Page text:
- Mowers are much lighter so easier to maneuver and lift into a car
- The power cord can be a nuisance and care needs to be taken to avoid running over it
- Potential danger of electric shock if used in wet conditions
- Power is generally limited to about 1500 watts or 2 horsepower. Even a low-powered gas mower would be rated at about 3.5HP. Because of this, they are limited to regular cutting of grass (Cutting 6-inch long grass is not an option!)
Another option is a battery mower. These use a rechargeable 24 or 36-volt power pack. They offer all the advantages of an electric mower with the additional benefit of freedom from a power cord. However, they can be quite heavy and are more suited to use on level ground without slopes because of the effort of trying to push the machine uphill. Generally, these types of mowers are not self-propelled.
High Lift Blades Provide Better Lift for Sucking Up Grass
Rotary mowers are often fitted with a general-purpose blade that can either cut or mulch. A high lift blade however has greater curvature at the tips or attached fins to increase lift. While it isn't so good at mulching grass, a high lift blade does what the name suggests. It creates a more powerful airflow for sucking up grass from a lawn and blowing it into the bag. This helps if the grass is a bit moist or lush in which case a standard blade will struggle and grass can clog the exit chute. A mower may be supplied and fitted with a high lift blade or it could be an optional replacement for the general-purpose one. However, a high lift blade mightn't actually be available.
This article is accurate and true to the best of the author’s knowledge. Content is for informational or entertainment purposes only and does not substitute for personal counsel or professional advice in business, financial, legal, or technical matters.
© 2012 Eugene Brennan
Eugene Brennan (author) from Ireland on July 27, 2017:
As regards a reel (cylinder) mower giving a better cut, it probably depends on how well the blades are sharpened and whether the blade makes good contact with the sole plate along all it's length so that it shears the grass properly. I remember trying to adjust a non-powered version of one of these in the days before I had a motor mower, and it was difficult to get it perfect. Usually they have rollers to give a lawn nice stripes, but rotary mowers are also available with a roller.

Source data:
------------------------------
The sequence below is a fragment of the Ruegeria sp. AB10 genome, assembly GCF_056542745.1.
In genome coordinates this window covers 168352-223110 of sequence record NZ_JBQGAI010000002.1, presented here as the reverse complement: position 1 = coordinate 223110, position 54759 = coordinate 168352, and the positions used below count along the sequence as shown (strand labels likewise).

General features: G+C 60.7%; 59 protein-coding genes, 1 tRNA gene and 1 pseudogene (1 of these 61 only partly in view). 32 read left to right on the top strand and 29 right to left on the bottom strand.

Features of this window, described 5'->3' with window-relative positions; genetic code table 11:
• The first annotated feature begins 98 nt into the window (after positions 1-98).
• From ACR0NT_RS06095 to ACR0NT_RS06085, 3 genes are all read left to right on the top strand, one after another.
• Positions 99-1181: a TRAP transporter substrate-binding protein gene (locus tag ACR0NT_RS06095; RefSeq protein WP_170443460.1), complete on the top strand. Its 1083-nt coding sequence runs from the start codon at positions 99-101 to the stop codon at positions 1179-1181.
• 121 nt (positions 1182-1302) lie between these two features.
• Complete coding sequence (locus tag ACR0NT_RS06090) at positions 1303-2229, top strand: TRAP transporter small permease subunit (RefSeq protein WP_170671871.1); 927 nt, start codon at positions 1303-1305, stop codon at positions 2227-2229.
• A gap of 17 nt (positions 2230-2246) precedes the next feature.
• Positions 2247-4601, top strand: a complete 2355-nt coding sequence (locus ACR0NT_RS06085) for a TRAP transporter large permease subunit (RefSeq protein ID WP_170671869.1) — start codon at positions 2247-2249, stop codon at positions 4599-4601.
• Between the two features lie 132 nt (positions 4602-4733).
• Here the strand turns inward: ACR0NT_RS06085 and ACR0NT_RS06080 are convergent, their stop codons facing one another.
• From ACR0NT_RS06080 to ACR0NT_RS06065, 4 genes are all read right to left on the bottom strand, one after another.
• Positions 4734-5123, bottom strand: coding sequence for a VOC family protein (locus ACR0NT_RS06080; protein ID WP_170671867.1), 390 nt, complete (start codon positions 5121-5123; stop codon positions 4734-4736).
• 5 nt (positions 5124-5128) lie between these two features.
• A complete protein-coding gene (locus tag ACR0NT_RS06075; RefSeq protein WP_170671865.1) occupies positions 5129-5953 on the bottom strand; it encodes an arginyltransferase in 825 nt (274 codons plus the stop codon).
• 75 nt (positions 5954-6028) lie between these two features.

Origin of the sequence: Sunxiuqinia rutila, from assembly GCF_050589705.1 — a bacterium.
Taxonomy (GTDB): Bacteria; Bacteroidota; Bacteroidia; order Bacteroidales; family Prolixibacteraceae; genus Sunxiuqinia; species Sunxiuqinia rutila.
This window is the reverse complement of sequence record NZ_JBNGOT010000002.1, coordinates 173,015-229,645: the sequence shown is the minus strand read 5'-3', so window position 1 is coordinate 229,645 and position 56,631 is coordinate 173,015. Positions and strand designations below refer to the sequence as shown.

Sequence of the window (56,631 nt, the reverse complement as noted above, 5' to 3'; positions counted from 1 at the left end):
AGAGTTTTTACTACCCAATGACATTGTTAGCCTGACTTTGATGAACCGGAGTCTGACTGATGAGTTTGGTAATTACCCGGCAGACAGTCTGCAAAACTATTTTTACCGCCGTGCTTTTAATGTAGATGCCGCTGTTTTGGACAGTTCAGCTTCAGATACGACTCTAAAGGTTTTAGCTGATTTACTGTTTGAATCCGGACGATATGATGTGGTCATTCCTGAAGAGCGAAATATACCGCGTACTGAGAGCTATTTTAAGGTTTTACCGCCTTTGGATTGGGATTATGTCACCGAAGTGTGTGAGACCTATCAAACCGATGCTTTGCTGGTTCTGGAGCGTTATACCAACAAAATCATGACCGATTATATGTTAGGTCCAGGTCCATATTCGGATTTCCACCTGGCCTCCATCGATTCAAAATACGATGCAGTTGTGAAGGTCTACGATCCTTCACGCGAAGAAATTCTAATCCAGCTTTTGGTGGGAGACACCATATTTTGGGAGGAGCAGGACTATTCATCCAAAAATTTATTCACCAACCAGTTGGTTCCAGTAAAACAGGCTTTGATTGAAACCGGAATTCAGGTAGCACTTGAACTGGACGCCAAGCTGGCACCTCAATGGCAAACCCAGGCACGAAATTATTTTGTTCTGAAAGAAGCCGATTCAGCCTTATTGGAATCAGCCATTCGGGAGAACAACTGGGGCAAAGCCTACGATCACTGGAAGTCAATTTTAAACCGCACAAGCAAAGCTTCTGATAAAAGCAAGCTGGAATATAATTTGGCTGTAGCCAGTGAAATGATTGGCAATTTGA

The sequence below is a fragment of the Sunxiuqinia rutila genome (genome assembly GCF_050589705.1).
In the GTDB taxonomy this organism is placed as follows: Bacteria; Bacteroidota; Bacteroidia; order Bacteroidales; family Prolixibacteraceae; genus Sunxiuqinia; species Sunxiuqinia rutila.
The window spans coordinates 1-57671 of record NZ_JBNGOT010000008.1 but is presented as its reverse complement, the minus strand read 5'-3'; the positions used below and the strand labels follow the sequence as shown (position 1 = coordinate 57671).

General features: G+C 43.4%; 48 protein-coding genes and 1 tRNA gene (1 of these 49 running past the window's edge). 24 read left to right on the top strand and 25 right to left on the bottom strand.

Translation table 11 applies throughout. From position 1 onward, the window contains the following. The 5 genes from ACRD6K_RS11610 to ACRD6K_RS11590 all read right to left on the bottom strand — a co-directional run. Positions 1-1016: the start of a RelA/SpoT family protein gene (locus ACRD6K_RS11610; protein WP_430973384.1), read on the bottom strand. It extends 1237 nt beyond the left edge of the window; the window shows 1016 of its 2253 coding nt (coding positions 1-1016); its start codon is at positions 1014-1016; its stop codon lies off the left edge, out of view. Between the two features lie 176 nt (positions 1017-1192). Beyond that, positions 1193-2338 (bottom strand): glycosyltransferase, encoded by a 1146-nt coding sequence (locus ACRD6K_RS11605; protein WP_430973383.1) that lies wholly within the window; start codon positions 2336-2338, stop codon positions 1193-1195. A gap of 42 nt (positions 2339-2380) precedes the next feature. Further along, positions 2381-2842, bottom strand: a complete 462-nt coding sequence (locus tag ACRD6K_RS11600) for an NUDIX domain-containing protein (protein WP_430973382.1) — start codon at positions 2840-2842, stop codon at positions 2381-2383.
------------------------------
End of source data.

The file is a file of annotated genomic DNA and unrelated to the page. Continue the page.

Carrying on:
Thanks for the comment!
DAVE on July 27, 2017:
As a kid, I used to mow lawns to earn money. So I've used and repaired many of them. As to a powered reel mower it is supposed to give you a better cut-I never found that to be the case. Also it is far slower than a rotary mower and it cannot cut close to beds, trees, buildings etc. The good news is it is far easier on the engine so they last far longer. Getting one sharpened is far more expensive then a rotary mower and finding a shop that has the proper equipment and someone who knows how to do it will be hard.
RE: starting engines
Today, they all have electronic ignition so a far hotter spark when starting. It is far easier.
Eugene Brennan (author) from Ireland on June 03, 2012:
Glad to be of help! I'm going to pull my reel mower out of the shed at some stage and get it back working. I haven't used it for about thirty years. It might be just a pile of rust at this stage though!
wetnosedogs from Alabama on June 03, 2012:
thanks for the mention of my article on the reel mowers!
It is ideal for me since I have too much trouble starting gas mowers. The reel mowers of today are lightweight and easier to push than the older rotary.